Another mailer out in Vanderburgh County Commissioner election – Courier & Press

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EVANSVILLE — It’s an accusation voters have to work to substantiate. They’d need to find Vanderburgh County Commissioners meeting minutes dating back 17 years and hunt down a Courier & Press article from 2018.

But if they did, they’d find challenger Amy Canterbury’s accusation that Commissioner Cheryl Musgrave “supported raising taxes & fees on our families” would be true only if those local families checked into local hotels and motels and owned trucks weighing at least 26,001 pounds.

Not even Musgrave herself had taken the time to follow the citation on a recent Canterbury mailer to the minutes of a Board of Commissioners meeting held on March 13, 2007. George W. Bush was president then.

The minutes of the meeting at which Musgrave “supported raising taxes & fees on our families” show that she and then-colleagues Bill Nix, a Republican, and Democrat Troy Tornatta voted at the behest of the Evansville Convention & Visitors Bureau for a resolution supporting General Assembly action to increase Vanderburgh County’s innkeepers tax from 6% — or six cents on every dollar — to 8%.

The tax is paid by lodgers in local hotels and motels. Four months later, after General Assembly action enabling it, the seven-member Vanderburgh County Council unanimously approved the increase to 8%.

Explore Evansville, the organization that once was called the CVB, said the innkeepers tax is a transient tax paid by visitors to local hotels and motels — typically not local residents.

Vanderburgh County Commissioner, District 3 candidates Cheryl Musgrave (R) (Incumbent), left, and Amy Canterbury (R).

More:Anti-Musgrave mailer ignites Vanderburgh GOP primary

But Canterbury, who acknowledged the reference on her mailer is about the innkeepers tax, wasn’t so sure.

“Is it, only (a transient tax), or is it also folks that might need to stay there (in hotels) if they’ve been displaced?” Canterbury said.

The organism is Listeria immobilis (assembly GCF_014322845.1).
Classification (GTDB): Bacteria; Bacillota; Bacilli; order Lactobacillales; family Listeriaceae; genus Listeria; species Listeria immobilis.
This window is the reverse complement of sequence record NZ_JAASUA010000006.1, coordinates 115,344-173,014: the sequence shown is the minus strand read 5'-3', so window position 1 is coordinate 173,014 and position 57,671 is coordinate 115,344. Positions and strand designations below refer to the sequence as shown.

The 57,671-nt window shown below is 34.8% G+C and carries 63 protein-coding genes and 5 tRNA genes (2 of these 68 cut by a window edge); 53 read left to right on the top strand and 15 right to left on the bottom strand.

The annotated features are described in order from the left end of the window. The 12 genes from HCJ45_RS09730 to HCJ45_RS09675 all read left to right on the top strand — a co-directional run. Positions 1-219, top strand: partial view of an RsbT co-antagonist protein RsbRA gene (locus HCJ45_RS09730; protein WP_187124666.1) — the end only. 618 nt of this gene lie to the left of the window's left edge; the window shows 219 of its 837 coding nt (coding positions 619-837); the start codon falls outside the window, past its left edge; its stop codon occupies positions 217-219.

Musgrave, a former head of the Indiana Department of Local Government Finance, was more sure.

“(Canterbury) is distorting facts for her own political gain,” she said. “That’s a choice (people who pay innkeepers tax) make — unlike property taxes and income taxes, which are required. No one requires you to check in to a hotel and pay the innkeepers tax.”

Where does the money go?

Vanderburgh County’s innkeepers tax remains at 8% to this day. At the time the County Council approved the 2% increase in 2007, CVB officials estimated it would generate an extra $700,000 annually that could be used to expand local sports facilities or build new ones.

More:Here’s what Vanderburgh County Commission candidates have to say about growth, development

Indiana Department of Revenue data indicated Vanderburgh County took in more than $5.6 million in innkeepers tax revenue last year.

According to Explore Evansville, the money has been put toward, among other things, construction of Deaconess Aquatic Center, the penguins exhibit at Mesker Park Zoo & Botanic Garden, installations at the Koch Family Children’s Museum, Old National Events Plaza renovations and other brick-and-mortar projects intended to benefit tourism. It also supports the convention center and Explore Evansville’s operating expenses.

The wheel tax

The new Canterbury attack mailer also cites Musgrave’s backing for higher wheel taxes in 2018 as an example of her supporting raised taxes and fees “on our families.”